Being a nomad requires you to be flexible and go with the flow whenever possible. I’m sure that some of you find it amusing that I could live like this – since I have a tendency to keep things organized as best I can – keeping my ducks in a row. But my early childhood was spent moving as my Airforce (RCAF) father got transferred from one place to another. We also took amazing road trips that were never rushed and included frequent stops to explore. I learned very early that it was all about the “journey” and not the destination – I will forever be thankful for parents instilling a sense of adventure with each family trip.
My Dad had this round Cavendish & Harvey candy tin that he referred to as the “fun money jar” – he put all his spare change in that tin and somehow it never managed to be empty even when he had to pay for all six of us to go into some marvelous place like Prairie Dog Town or Craters of the Moon National Park. Whenever he shook the tin, there was always money in it!
House and Pet Sitting 101
We decided to stay within a few hours of Goderich Ontario for most of this winter season while Gaviidae was back at the factory for updates. Our logic being that it would be easier to stop in to see progress and for Mike Gozzard to explain what was going on with the boat face-to-face. While we looked into renting a house in the area, I also looked into house and pet sitting options. I found a number of opportunities that met our requirements through a variety of services like Trustedhousesitters.com. There are numerous other services and they all have a common goal of connecting homeowners with sitters.
We are now at our second house/pet sit for the season. Our first sit was near Port Dover, Ontario, from mid-October to early November and included 10 horses, 3 dogs, and 3 cats. Sounds like a lot doesn’t it? In reality, it was pretty easy. The horses were all out in pastures or corrals with huge 800 lb. hay bales,
the cats lived in the barn, and the dogs, well the dogs were just flat-out crazy. But they were also self-feeding and our assignment was to just spend time with them.
Cats and Dogs, Dogs and Cats
The standard Poodle named Stella, demanded that you pay attention to her first and admire her beauty. She would insert herself at the front of the pack and stay there until you gave her a few pats and then she prance her royal self to the recliner where she would watch over her subjects with an aloof air. Next in line was Quinn, a jet-black Woodle (cross between a Wheaton Terrier and a Poodle) who, at the age of two, was indeed at the height of the terrible twos. Last of the pack was JR, an adorable Jack Russell who would play fetch until he dropped and then sit on your lap for hours at a time.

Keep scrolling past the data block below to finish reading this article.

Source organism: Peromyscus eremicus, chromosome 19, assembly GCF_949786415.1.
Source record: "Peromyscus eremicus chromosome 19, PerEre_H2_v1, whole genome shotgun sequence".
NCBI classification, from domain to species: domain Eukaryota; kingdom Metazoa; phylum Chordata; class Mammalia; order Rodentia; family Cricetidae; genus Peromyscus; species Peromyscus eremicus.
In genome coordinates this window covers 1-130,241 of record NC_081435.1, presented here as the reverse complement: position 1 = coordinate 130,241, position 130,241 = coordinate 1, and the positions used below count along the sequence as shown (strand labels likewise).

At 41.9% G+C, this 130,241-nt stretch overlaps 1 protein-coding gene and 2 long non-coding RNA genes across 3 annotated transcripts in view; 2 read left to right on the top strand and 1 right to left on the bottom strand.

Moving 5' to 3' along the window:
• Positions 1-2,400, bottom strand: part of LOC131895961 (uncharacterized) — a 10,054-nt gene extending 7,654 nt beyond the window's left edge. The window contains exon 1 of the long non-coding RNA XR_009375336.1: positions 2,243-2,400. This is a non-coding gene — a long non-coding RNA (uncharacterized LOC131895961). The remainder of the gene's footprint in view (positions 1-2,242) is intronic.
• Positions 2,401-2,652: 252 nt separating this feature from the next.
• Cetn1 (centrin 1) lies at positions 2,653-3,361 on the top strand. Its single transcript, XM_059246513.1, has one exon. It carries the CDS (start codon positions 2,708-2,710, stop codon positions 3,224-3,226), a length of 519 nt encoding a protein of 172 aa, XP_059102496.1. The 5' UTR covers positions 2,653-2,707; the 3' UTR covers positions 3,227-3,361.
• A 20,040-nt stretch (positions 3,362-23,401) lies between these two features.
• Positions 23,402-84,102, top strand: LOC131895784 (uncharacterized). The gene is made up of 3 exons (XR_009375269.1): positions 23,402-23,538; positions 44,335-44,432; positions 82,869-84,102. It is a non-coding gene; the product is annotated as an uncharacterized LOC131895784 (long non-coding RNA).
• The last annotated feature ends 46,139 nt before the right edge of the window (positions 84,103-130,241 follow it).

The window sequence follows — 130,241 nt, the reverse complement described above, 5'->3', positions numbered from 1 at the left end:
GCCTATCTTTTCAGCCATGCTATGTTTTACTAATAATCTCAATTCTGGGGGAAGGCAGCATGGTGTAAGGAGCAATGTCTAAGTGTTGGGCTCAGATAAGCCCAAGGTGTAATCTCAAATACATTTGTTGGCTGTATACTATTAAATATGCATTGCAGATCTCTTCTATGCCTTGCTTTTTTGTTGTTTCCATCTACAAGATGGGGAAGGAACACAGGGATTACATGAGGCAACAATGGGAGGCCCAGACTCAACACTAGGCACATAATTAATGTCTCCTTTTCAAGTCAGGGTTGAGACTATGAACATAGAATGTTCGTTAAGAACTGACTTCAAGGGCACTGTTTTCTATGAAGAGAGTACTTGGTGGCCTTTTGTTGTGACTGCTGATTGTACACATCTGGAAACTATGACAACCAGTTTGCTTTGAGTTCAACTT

The cats– Tabs, Mr. T, and Moween (I have no idea how to spell her name) — were much friendlier than I expected from barn cats and I got my daily fix of snuggles between Tabs and Moween. The homeowners only half-jokingly threatened to search our vehicle right before we left to ensure that I had not tucked Moween into the back somewhere.
Twinky the Escape Artist
And then there were the horses. The Gang of Four ruled the front pasture – click here if you’d like to see them in action. In the next paddock were four more horses, which included Twinky, the escape artist. Yes – Escape.
I went out onto the deck of the guesthouse one evening and heard a horse whinny. It was well after dark and I’d not heard any of the horses make any of the usual neigh-whinny calls. I grabbed a big flashlight and directed the light into the paddocks and down the fence line. At first I thought my eyes were deceiving me but then I realized we had a horse running along the fence in the neighboring field! I hauled ass over to the main house to get Dan, who was keeping company with the dogs. While he ran to the barn to get a halter, I went around the fenceline to the horse with my fingers crossed that she didn’t bolt and run away. We got lucky and she allowed me to slip the halter over her head. Dan was not so lucky; he got zapped by the electric fence in the process. I didn’t ask where – but he was not a happy camper.
With Twinky tucked away in the barn, we closed off access to the outer pasture and called it a night. The next morning we let Twinky back out with her buddies–much to her relief. A short while later I looked out and saw Ms. Twinky inside the fenceline but in the wrong pasture! Seems she has a talent for going under fences. Needless to say she spent the rest of our stay in detention — a training ring secured by six-foot railings. And Dan and I got to re-acquaint ourselves with fence-mending!
But all-in-all it was great adventure. We loved the critters and we got to explore an area of Ontario that we had not been to before.
Our second housesit for the season was in a small town in western Maryland. This time we had two dogs and two cats. Everything was going pretty well until I noticed a few feathers on the floor in the living room one morning. I thought they had come out of a down pillow but I couldn’t find a pillow with any tears. I headed upstairs to the master bedroom to find the entire floor covered with bird feathers. And then I found the bird remains on the floor of the bathroom. Got that cleaned up but a few days later one of the dogs came in with what I thought was one of their stuffed toys. Ah no. Dead squirrel. I made Dan remove it from the premises. Pets with presents – it was getting close to the holiday season after all.
Our adventures continue with time exploring the areas that we are in, meeting new people, and getting to know a crazy assortment of critters. All is good for the crew of Gaviidae!